Wednesday is Colorado Day

Colorado Secretary of State Wayne Williams during his trip to visit the county clerk and recorders this summer in Jackson and Grand counties. (SOS photo)

On Aug 1, 1876, President Ulysses S. Grant signed a proclamation of statehood for Colorado, making our colorful state the 38th member of the Union. Now, 142 years later, many across Colorado are celebrating with free admissions to parks on Aug 6, cooking up a classic Colorado meal or by attending any number of the cultural events in Denver this week.

Chris Cash, the charities program manager for the Colorado Secretary of State’s office. (SOS photo)

Gov. John Hickenlooper and Lt. Gov. Donna Lynne will celebrate Colorado Day at the History Colorado Center at 10 a.m. Wednesday. (Here’s a list of events at History Colorado for the day.)

Colorado Secretary of State Wayne Williams has lived in Colorado for 26 years and enjoys life with his wife Holly and family in Colorado Springs. He said the beautiful weather, friendly people, and “can-do” attitude drew him to Colorado as a recent University of Virginia law school graduate.

Colorado native Chris Cash, the charities program manager for the SOS, grew up in Boulder and enjoys spending time in the great outdoors.

“Like everybody else, I love the mountains,” Cash said. “As a youngster, I especially valued skiing. Now that I have no knees and I-70 is impassable it’s practically irrelevant, so I find other ways to enjoy the outdoors.”

Among other Secretary of State staffers, enthusiasm also runs high for the Centennial State.  Just last month, Tim Griesmer and Ben Schler hiked to the summit of San Luis Peak as part of the #UChooseCO campaign.

Colorado, meaning “colored red,” has many claims to fame.  The Colorado mountain landscape includes 52 mountains with 14,000 feet or higher elevation, and Leadville is the highest incorporated city in the United States. The worlds’ largest flat top mountain is in Grand Mesa and in southern Colorado another natural wonder, the tallest dunes in American such as the “Star Dune,” are found in the Great Sand Dunes National Park outside of Alamosa.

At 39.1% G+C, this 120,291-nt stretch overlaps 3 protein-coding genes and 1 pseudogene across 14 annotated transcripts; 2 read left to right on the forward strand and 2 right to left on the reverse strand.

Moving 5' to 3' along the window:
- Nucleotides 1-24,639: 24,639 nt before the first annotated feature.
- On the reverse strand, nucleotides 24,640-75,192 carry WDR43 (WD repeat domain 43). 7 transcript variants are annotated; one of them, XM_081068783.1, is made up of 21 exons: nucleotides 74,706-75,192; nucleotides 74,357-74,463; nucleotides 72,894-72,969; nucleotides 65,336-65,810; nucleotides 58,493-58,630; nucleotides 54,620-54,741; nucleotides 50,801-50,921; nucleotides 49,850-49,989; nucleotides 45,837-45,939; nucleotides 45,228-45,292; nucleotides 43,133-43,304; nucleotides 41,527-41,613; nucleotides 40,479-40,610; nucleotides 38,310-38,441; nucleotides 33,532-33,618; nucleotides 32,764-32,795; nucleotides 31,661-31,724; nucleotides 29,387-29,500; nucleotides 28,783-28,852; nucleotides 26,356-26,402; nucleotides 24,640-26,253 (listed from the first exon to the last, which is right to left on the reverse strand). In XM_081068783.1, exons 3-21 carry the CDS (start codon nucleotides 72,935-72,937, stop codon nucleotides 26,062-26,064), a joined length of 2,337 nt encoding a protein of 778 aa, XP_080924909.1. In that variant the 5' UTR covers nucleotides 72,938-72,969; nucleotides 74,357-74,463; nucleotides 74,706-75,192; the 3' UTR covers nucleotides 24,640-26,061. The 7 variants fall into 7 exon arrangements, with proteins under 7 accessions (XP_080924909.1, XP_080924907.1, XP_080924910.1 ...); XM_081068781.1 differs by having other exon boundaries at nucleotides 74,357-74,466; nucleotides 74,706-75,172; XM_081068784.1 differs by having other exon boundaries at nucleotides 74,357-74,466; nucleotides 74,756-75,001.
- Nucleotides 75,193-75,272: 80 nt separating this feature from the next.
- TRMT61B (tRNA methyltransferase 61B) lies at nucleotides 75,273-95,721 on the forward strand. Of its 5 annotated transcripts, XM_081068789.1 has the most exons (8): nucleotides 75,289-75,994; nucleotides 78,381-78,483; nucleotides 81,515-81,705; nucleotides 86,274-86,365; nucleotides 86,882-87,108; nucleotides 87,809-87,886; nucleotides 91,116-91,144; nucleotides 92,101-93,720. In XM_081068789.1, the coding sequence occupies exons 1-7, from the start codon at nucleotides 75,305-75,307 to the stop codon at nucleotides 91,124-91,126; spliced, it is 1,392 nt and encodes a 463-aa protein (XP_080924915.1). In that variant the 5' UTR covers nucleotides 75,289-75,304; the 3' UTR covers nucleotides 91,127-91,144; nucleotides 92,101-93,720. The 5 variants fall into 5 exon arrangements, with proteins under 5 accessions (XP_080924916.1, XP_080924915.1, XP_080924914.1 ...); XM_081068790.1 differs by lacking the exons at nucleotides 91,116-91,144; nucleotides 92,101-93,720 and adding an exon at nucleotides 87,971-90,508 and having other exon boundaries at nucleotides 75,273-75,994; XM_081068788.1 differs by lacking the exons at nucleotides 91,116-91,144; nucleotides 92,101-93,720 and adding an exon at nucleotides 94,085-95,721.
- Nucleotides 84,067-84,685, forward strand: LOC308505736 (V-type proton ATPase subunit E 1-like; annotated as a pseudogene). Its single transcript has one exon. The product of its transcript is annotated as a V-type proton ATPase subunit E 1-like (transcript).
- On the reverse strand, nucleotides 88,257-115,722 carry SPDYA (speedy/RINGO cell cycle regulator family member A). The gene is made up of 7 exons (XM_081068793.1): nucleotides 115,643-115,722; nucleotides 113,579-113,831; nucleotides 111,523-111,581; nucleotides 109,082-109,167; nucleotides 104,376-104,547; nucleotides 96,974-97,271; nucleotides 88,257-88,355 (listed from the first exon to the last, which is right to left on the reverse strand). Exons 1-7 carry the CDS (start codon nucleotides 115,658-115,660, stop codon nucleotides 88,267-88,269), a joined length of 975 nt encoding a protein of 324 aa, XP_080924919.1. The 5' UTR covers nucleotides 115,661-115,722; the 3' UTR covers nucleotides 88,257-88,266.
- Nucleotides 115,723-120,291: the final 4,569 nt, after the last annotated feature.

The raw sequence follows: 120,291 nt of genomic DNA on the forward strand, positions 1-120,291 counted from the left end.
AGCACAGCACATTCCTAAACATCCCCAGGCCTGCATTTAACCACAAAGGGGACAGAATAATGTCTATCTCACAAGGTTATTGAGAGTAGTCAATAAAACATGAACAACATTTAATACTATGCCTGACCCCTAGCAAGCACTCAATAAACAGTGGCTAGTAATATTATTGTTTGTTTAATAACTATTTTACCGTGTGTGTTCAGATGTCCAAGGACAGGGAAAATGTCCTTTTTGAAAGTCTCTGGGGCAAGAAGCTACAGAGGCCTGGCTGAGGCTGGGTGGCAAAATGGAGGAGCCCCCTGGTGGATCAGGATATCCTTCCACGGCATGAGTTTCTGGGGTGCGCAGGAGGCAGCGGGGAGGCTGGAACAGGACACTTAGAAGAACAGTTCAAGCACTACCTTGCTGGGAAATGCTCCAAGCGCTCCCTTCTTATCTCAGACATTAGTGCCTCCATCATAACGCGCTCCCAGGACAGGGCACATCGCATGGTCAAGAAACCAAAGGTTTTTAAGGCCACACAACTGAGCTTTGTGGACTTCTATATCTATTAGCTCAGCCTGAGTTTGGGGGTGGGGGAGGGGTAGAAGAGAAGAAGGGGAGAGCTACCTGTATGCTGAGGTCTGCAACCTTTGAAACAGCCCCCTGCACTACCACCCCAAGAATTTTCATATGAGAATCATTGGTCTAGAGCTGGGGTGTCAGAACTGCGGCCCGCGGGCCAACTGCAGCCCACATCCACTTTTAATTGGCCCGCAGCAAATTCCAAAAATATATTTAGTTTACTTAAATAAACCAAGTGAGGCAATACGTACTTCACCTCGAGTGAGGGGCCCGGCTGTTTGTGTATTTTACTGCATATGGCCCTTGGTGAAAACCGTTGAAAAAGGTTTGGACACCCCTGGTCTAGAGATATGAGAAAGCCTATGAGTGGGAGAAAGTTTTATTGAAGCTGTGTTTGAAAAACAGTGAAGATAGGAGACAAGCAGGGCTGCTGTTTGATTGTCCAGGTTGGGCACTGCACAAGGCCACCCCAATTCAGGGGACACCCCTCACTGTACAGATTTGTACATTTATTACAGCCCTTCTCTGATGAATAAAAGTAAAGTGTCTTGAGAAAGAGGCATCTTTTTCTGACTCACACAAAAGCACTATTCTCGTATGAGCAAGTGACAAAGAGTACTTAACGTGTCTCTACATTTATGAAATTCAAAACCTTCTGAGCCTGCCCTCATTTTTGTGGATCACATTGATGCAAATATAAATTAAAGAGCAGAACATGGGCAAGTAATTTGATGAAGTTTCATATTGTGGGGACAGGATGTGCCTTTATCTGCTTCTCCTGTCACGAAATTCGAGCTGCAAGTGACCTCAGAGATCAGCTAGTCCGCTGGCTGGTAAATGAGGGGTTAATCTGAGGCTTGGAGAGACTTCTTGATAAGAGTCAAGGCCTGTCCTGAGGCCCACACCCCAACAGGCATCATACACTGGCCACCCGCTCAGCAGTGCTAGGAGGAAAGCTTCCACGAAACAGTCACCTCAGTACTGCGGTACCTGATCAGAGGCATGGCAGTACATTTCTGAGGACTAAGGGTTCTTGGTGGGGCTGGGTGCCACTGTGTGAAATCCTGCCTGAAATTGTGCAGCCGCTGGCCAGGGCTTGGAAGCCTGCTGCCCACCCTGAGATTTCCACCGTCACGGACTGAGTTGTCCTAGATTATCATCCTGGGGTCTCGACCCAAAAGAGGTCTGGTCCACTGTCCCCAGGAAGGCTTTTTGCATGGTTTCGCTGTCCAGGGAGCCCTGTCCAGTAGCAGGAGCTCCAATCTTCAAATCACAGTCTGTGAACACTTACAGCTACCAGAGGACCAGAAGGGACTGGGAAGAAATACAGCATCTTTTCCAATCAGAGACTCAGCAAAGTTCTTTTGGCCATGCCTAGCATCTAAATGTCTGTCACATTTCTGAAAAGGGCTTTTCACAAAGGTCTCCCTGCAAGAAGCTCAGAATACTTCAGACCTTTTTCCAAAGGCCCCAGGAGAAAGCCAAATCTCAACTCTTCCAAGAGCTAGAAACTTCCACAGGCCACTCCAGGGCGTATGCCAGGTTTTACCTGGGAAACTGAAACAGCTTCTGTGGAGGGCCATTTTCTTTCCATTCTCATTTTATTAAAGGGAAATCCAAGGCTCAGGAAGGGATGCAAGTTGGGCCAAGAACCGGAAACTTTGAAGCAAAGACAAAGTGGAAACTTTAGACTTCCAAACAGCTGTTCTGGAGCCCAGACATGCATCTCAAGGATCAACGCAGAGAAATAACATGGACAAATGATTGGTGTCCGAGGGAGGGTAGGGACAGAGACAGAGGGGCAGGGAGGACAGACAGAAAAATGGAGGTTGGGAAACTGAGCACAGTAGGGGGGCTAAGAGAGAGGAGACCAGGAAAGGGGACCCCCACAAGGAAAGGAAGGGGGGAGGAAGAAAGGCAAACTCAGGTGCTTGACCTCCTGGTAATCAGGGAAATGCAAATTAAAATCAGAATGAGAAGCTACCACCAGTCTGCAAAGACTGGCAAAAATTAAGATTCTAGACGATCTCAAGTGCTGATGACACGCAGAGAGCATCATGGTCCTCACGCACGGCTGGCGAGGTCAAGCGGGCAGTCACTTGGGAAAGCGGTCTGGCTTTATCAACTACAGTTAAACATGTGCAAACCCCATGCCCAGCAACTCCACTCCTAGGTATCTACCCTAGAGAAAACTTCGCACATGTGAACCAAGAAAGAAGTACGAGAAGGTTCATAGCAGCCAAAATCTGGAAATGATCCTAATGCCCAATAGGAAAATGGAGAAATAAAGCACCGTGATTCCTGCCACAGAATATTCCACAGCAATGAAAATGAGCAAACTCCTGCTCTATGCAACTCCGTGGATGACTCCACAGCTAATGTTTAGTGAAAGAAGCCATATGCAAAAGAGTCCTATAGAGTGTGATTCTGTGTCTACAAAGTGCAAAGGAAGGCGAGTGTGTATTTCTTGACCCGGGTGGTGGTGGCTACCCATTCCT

And the view from Pikes Peak inspired Katherine Lee Bates’ “America the Beautiful.”

Jackie Cuin, SOS human resources specialist, comes from a long line of Colorado natives on the western slope, where her father ran a potato farm in Olathe. Born in Grand Junction, Cuin is not an outdoorsy person but loves being close to family and her roots.

“It’s my home, it’s secure, it’s all I know,” she said.

Jackie Cuin, human resources specialist. (SOS photo)

In recent years, Colorado natives like Cuin have become more rare as people from surrounding states have moved in. Colorado added 77,000 new residents in 2017 earning it a spot among the top ten states for population growth according to the Denver Post.

The brewing industry  in Colorado has  been booming with more microbreweries per captia than in any other state. Coors and New Belgium brewing companies are also based in Colorado, with their headquarters in Golden and Fort Collins respectively.

Colorado also happens to be the only state in history to turn down a bid to host the Olympics. In an overwhelming 60-40 majority, citizens voted against having the 1976 Winter Games in Denver to protect the environment and the city’s budget.